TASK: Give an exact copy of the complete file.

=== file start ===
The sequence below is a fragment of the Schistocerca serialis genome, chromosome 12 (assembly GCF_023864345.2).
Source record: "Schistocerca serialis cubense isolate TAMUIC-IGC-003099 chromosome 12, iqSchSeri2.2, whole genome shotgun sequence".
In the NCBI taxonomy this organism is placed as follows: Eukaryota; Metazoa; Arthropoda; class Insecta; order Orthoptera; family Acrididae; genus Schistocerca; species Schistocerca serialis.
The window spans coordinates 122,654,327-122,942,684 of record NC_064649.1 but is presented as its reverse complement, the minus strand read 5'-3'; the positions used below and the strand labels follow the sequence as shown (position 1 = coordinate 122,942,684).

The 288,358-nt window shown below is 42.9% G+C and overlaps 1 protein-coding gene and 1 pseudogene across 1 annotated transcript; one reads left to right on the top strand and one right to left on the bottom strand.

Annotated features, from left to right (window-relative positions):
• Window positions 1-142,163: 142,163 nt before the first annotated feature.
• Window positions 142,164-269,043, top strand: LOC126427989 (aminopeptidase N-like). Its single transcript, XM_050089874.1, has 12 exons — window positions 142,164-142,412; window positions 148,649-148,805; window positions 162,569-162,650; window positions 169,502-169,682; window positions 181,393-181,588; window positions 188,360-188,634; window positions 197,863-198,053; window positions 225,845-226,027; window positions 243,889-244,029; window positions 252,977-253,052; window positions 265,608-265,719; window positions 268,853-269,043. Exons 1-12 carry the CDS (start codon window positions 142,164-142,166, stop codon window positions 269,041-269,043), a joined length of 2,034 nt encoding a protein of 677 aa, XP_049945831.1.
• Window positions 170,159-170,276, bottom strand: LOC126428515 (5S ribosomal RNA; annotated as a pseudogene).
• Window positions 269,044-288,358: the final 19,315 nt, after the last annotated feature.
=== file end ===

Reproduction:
The sequence below is a fragment of the Schistocerca serialis genome, chromosome 12 (assembly GCF_023864345.2).
Source record: "Schistocerca serialis cubense isolate TAMUIC-IGC-003099 chromosome 12, iqSchSeri2.2, whole genome shotgun sequence".
In the NCBI taxonomy this organism is placed as follows: Eukaryota; Metazoa; Arthropoda; class Insecta; order Orthoptera; family Acrididae; genus Schistocerca; species Schistocerca serialis.
The window spans coordinates 122,654,327-122,942,684 of record NC_064649.1 but is presented as its reverse complement, the minus strand read 5'-3'; the positions used below and the strand labels follow the sequence as shown (position 1 = coordinate 122,942,684).

The 288,358-nt window shown below is 42.9% G+C and overlaps 1 protein-coding gene and 1 pseudogene across 1 annotated transcript; one reads left to right on the top strand and one right to left on the bottom strand.

Annotated features, from left to right (window-relative positions):
• Window positions 1-142,163: 142,163 nt before the first annotated feature.
• Window positions 142,164-269,043, top strand: LOC126427989 (aminopeptidase N-like). Its single transcript, XM_050089874.1, has 12 exons — window positions 142,164-142,412; window positions 148,649-148,805; window positions 162,569-162,650; window positions 169,502-169,682; window positions 181,393-181,588; window positions 188,360-188,634; window positions 197,863-198,053; window positions 225,845-226,027; window positions 243,889-244,029; window positions 252,977-253,052; window positions 265,608-265,719; window positions 268,853-269,043. Exons 1-12 carry the CDS (start codon window positions 142,164-142,166, stop codon window positions 269,041-269,043), a joined length of 2,034 nt encoding a protein of 677 aa, XP_049945831.1.
• Window positions 170,159-170,276, bottom strand: LOC126428515 (5S ribosomal RNA; annotated as a pseudogene).
• Window positions 269,044-288,358: the final 19,315 nt, after the last annotated feature.